Pushing Beyond My Comfort Zone

… is something I try to do on a regular basis.

I have always been curious about getting a tattoo, and knew that I wanted to, but thought I was too much of a chicken to ever go through with it. So I figured it was time.

My older brother and I have had a Superman “thing” for years. We each have several medical conditions that defy explanation and cause the docs to make funny faces and scratch their heads, so we laugh about it and call ourselves Kryptonian. My most recent blood test confirmed that my bizarre — and evidently, benign — blood condition* was probably caused by a rare genetic mutation. I smiled and thanked my hematologist for medically confirming my status as a mutant being. It explains a lot, really.

Other outrageously happy associations with this symbol have emerged along the way — linking it with my strength and health and good luck — so it was clear to me that it was time to make it official.

* Essential Thrombocythemia — I have enough platelets to stop the bleeding of four adults. Go ahead, laugh. It’s funny.

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5 responses to “Pushing Beyond My Comfort Zone

  1. {{{Kay}}}

    all right, girlfriend! :D

  2. So basically, you have super-rich blood? This is a good thing, right?

    I mean, it doesn’t make you sick or need to be thinned, right?

  3. Well, the concern is clotting/bleeding problems, and I don’t understand why, but it can go either way. I take an aspirin every day to keep the platelets from sticking together, which also very conveniently reduces the frequency of my very annoying migraines (which are very likely a direct result of the platelet thing.)

    Another weird phenomenon that made everyone go “Huh?”: with each pregnancy, my platelet count slowly decreased and was within the normal range by my due date. As soon as each baby was born, my counts shot right back up again.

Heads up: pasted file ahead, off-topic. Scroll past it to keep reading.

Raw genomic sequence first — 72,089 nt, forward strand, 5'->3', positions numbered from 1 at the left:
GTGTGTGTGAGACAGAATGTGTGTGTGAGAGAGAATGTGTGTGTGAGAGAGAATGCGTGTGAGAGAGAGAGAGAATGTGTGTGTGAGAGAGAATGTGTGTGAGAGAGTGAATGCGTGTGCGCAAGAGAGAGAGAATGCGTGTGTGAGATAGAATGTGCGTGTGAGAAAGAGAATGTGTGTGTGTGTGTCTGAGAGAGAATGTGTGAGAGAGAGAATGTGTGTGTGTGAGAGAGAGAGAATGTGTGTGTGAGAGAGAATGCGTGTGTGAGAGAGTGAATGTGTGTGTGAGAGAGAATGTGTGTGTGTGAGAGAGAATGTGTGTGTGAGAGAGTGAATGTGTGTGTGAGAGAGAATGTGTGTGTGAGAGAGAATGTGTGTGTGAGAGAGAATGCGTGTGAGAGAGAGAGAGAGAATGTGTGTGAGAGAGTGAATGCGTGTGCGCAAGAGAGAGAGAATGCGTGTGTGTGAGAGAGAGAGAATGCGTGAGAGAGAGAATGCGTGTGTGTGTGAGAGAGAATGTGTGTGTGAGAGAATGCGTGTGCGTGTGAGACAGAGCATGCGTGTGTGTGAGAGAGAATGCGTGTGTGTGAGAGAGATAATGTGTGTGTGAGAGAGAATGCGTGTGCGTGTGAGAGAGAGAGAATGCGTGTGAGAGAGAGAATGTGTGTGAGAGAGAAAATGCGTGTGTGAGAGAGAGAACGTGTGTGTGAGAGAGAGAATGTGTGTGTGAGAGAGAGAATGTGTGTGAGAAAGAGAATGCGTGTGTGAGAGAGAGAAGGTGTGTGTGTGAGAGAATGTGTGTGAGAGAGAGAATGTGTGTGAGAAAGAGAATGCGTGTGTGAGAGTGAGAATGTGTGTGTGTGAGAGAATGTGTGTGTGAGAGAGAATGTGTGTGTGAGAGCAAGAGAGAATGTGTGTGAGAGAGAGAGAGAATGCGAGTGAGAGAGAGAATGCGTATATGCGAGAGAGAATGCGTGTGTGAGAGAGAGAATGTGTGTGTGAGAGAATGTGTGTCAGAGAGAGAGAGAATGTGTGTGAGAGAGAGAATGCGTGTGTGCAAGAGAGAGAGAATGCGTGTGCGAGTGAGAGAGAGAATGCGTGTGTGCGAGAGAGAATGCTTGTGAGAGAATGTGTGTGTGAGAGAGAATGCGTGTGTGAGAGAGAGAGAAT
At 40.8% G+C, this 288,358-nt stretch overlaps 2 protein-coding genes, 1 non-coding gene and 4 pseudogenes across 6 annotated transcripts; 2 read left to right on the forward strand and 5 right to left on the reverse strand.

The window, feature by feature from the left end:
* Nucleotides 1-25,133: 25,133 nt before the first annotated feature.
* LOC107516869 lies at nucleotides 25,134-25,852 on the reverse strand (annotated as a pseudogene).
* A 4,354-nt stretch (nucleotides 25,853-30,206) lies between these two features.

4. Hi :)
    I also have ET, and I also had trouble understanding how we could be at high risk for both clotting issues and hemorrhaging. Now that I’ve learned more, and discussed it with my doctor, I think of my platelets like they are unruly teenagers in a high school. They hang around in groups in the hallways, blocking the way for others (clotting), and when it’s time to go to class (stop bleeding) they have a bad attitude and blow it off :D.

    Julie

    Julie, I love your metaphor. My disease has progressed and I now have significant bone marrow scarring, a topic I am likely to write more about soon as it has become such a prominent part of my life. Thank you for commenting… hope you have great medical care. I thought mine was good, but it is only recently that I have gained a full understanding of how serious my disorder was, based on the fact that it has become more so. Of course, life goes on and we will deal with challenges going forward… there’s not much point in looking backward, so I try not to. :) -KDF

  5. Hello again :)

    I just got back from the Mayo Clinic, in AZ, where I was accepted as a patient. I am very excited to be finally receiving better medical care. I was starting to doubt my hematologist, which is not a good thing. I’m waiting for the results of my bone marrow biopsy, and in the meantime, they have decided to take me off of Hydroxyurea and put me on Pegasys, to better control my counts and finally address all my symptoms.
    I’d love to talk to you more about ET. Have they changed your diagnosis to Myelofibrosis, now that you have the scarring?
    I do have a blog about my experience with ET, if you ever want to stop by and take a look. Let me know what you think :).
    http://julie70.wordpress.com/

    Julie

    Julie, thanks for checking back in again… I will definitely check out your blog. I have a local doctor, but I’m also a patient at MD Anderson Cancer Center in Houston (yay us… we’re at the two best places to be for this weird disease.) You were smart to seek care where you did… these diseases are rare, so I think it makes sense to go to the place where doctors have the most experience.)

    Yes, I now have a diagnosis of “Mixed myeloproliferative disorder” since I have characteristics of all three… chronic myelofibrosis, polycythemia vera, and essential thrombocythemia. They think that I likely had PV all along, not ET, but my understanding is that it doesn’t really matter all that much what we’re calling it. The good thing about my mixed status is that we can likely fit me into any clinical trial if space opens up as I can qualify with any of the above diagnoses. It’s quite an adventure, huh? -KDF

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